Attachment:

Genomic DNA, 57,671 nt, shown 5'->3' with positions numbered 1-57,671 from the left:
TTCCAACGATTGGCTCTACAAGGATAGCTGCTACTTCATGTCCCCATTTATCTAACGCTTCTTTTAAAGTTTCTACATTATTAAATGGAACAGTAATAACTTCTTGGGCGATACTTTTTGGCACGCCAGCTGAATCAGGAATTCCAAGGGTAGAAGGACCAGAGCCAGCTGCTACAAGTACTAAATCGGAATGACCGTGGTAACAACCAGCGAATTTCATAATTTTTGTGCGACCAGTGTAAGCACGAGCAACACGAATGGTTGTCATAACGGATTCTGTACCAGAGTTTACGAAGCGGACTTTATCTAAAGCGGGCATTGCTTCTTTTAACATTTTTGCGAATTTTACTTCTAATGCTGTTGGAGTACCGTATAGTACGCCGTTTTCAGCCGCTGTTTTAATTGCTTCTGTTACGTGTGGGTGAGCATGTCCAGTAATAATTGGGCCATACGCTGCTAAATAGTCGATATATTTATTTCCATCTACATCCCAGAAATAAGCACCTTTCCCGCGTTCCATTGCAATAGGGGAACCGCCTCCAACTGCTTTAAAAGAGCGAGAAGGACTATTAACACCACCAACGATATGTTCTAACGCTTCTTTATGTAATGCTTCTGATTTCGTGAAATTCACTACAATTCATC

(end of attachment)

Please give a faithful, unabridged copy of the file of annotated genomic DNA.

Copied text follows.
Genomic DNA, 57,671 nt, shown 5'->3' with positions numbered 1-57,671 from the left:
TTCCAACGATTGGCTCTACAAGGATAGCTGCTACTTCATGTCCCCATTTATCTAACGCTTCTTTTAAAGTTTCTACATTATTAAATGGAACAGTAATAACTTCTTGGGCGATACTTTTTGGCACGCCAGCTGAATCAGGAATTCCAAGGGTAGAAGGACCAGAGCCAGCTGCTACAAGTACTAAATCGGAATGACCGTGGTAACAACCAGCGAATTTCATAATTTTTGTGCGACCAGTGTAAGCACGAGCAACACGAATGGTTGTCATAACGGATTCTGTACCAGAGTTTACGAAGCGGACTTTATCTAAAGCGGGCATTGCTTCTTTTAACATTTTTGCGAATTTTACTTCTAATGCTGTTGGAGTACCGTATAGTACGCCGTTTTCAGCCGCTGTTTTAATTGCTTCTGTTACGTGTGGGTGAGCATGTCCAGTAATAATTGGGCCATACGCTGCTAAATAGTCGATATATTTATTTCCATCTACATCCCAGAAATAAGCACCTTTCCCGCGTTCCATTGCAATAGGGGAACCGCCTCCAACTGCTTTAAAAGAGCGAGAAGGACTATTAACACCACCAACGATATGTTCTAACGCTTCTTTATGTAATGCTTCTGATTTCGTGAAATTCACTACAATTCATC